Eliechish, his brothers called him. Elie the dreamer. He does not deny it; he is a dreamer. Today he is 71 years old and still dreaming. One of Elie Borowski’s dreams is 20 years old. Whether it will ever be realized is still an open question.
He tries to suppress his anger and frustration, but it spills out all over. “Please, Elie, don’t say it,” his wife pleads. He cannot be stopped; he is a compulsive talker anyway. He has given so much; why shouldn’t others be willing to do even a tiny fraction of what he has done?
Elie Borowski is one of the last—perhaps the last—of the great scholar-dealer-collectors of Near Eastern antiquities. He has a doctor’s degree from the University of Geneva. He has published a fistful of arcane articles in learned journals. He has shaped collections for a dozen museums and private collectors. But above all, he has created his own collection—the crème de la crème, as he calls it, the finest and the rarest.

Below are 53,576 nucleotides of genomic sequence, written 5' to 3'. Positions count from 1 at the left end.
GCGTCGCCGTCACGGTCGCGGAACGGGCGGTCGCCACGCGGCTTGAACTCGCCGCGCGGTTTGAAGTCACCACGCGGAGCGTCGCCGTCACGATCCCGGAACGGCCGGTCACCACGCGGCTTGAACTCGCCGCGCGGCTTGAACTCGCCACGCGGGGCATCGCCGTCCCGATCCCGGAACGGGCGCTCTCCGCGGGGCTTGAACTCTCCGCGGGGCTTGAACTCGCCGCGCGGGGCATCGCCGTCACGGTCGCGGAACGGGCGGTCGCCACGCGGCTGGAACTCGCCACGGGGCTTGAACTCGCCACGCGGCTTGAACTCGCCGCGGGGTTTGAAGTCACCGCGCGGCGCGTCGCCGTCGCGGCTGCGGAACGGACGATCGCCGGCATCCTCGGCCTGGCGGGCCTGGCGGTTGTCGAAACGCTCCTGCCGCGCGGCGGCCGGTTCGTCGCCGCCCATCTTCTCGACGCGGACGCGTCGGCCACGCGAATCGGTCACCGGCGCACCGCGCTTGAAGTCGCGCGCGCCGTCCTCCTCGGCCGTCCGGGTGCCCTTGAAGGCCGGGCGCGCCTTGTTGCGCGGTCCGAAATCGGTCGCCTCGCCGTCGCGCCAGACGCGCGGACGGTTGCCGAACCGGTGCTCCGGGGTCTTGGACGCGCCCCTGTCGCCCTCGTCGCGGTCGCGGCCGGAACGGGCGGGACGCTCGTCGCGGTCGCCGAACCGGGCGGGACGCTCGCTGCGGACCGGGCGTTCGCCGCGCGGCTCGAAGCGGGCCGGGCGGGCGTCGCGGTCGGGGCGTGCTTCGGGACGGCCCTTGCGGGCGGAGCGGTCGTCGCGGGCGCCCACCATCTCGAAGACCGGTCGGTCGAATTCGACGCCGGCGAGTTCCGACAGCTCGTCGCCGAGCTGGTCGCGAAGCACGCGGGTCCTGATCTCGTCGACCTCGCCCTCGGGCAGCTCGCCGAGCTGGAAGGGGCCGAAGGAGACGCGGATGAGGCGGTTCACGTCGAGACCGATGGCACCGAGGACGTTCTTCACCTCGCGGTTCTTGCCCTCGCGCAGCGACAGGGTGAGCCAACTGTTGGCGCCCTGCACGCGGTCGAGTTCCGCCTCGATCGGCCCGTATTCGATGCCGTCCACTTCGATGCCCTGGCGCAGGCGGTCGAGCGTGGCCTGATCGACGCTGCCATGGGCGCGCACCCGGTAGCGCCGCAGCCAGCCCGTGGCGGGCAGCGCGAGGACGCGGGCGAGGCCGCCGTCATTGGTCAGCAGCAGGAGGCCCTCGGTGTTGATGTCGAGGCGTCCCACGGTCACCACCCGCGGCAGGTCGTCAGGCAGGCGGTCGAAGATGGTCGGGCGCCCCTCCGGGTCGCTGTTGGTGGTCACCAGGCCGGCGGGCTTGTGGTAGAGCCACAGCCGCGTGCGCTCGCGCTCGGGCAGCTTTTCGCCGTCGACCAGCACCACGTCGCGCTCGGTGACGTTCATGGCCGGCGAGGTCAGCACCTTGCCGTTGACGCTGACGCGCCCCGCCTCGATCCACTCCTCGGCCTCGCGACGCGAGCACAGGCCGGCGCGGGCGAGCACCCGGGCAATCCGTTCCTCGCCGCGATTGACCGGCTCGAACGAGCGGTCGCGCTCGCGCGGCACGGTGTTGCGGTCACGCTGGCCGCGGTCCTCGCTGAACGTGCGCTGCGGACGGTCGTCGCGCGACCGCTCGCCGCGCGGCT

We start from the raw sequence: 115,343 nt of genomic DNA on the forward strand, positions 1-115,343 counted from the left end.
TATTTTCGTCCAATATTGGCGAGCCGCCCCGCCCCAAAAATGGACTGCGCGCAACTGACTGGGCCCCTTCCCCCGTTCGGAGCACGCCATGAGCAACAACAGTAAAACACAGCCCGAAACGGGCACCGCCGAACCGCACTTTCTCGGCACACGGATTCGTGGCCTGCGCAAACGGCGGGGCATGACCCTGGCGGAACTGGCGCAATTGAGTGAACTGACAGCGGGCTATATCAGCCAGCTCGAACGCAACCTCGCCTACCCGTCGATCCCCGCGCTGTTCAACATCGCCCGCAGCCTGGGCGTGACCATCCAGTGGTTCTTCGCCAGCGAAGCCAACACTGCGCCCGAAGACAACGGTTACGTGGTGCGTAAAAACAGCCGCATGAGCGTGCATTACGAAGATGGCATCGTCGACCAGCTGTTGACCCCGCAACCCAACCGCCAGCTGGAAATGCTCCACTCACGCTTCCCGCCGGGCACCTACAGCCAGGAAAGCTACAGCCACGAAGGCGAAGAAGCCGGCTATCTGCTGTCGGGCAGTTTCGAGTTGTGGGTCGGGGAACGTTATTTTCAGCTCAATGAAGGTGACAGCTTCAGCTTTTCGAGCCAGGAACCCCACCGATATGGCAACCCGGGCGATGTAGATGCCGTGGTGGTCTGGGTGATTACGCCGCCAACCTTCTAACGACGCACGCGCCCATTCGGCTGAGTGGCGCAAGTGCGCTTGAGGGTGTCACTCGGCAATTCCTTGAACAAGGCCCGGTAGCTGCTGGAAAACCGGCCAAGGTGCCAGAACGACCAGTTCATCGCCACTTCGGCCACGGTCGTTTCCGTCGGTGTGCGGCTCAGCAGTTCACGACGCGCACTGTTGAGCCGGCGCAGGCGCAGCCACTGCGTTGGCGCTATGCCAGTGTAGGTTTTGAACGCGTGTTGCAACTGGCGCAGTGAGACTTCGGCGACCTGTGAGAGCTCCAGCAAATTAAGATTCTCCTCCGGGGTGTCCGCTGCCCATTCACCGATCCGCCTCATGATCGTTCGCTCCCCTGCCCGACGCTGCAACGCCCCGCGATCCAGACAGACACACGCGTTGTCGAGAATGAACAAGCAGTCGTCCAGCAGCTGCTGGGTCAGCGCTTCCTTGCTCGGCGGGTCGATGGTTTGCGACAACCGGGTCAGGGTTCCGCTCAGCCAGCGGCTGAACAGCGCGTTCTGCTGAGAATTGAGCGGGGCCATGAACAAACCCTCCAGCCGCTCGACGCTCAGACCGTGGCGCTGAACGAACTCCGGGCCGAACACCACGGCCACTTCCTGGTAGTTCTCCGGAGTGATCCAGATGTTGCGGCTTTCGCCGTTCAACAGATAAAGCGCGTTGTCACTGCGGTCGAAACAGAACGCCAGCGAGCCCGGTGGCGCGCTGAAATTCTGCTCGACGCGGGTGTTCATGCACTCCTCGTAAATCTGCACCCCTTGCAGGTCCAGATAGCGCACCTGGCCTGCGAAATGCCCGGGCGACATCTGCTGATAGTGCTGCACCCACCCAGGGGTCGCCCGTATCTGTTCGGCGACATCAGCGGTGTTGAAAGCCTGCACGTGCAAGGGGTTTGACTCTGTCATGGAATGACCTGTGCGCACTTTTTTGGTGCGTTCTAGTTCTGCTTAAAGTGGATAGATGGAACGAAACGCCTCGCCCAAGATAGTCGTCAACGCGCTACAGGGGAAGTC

At his palatial home in Toronto, we were looking at his vast collection of ancient seals, in many ways the core of his collection. “Do you have any cylinder seal pins that hung on bracelets or necklaces?” I asked. “Don’t ask what I have,” he thundered. “Ask what I don’t have. Ask the Metropolitan what they have.” No one ever accused Elie Borowski of undue modesty.
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